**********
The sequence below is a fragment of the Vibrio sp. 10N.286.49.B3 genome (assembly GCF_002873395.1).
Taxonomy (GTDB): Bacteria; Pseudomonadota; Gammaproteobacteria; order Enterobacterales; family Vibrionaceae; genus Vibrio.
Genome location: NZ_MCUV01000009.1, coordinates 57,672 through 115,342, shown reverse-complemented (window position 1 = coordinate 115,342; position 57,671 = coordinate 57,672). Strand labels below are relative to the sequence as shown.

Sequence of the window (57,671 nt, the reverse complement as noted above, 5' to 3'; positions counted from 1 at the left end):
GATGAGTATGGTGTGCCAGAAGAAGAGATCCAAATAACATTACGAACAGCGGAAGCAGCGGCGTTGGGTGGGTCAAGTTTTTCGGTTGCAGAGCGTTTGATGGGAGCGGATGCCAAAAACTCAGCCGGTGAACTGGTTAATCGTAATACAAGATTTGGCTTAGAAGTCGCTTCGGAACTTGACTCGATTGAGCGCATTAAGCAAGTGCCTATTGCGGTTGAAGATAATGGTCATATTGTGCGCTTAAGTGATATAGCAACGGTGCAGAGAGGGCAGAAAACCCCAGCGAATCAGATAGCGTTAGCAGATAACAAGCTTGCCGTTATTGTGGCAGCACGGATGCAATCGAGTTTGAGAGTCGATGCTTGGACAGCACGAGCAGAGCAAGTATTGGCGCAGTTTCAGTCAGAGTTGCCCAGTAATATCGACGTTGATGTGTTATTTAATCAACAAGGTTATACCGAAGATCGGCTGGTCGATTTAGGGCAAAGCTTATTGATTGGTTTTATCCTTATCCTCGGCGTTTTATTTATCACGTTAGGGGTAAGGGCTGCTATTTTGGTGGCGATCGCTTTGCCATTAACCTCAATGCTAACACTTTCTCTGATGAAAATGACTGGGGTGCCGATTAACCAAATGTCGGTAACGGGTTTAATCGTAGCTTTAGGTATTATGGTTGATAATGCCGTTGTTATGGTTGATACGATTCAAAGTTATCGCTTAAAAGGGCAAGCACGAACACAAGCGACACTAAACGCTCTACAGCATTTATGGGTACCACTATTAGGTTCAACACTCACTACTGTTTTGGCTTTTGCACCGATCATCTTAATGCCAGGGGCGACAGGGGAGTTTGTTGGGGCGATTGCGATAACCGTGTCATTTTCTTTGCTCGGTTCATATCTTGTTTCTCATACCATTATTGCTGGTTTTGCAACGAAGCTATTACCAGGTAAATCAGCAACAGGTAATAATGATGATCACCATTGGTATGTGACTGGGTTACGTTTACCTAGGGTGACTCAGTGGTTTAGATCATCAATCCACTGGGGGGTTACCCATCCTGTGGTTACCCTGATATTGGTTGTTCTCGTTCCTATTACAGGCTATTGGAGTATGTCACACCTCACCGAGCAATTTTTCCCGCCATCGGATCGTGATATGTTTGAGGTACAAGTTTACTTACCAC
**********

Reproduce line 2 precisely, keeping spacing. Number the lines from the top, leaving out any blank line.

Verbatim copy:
Taxonomy (GTDB): Bacteria; Pseudomonadota; Gammaproteobacteria; order Enterobacterales; family Vibrionaceae; genus Vibrio.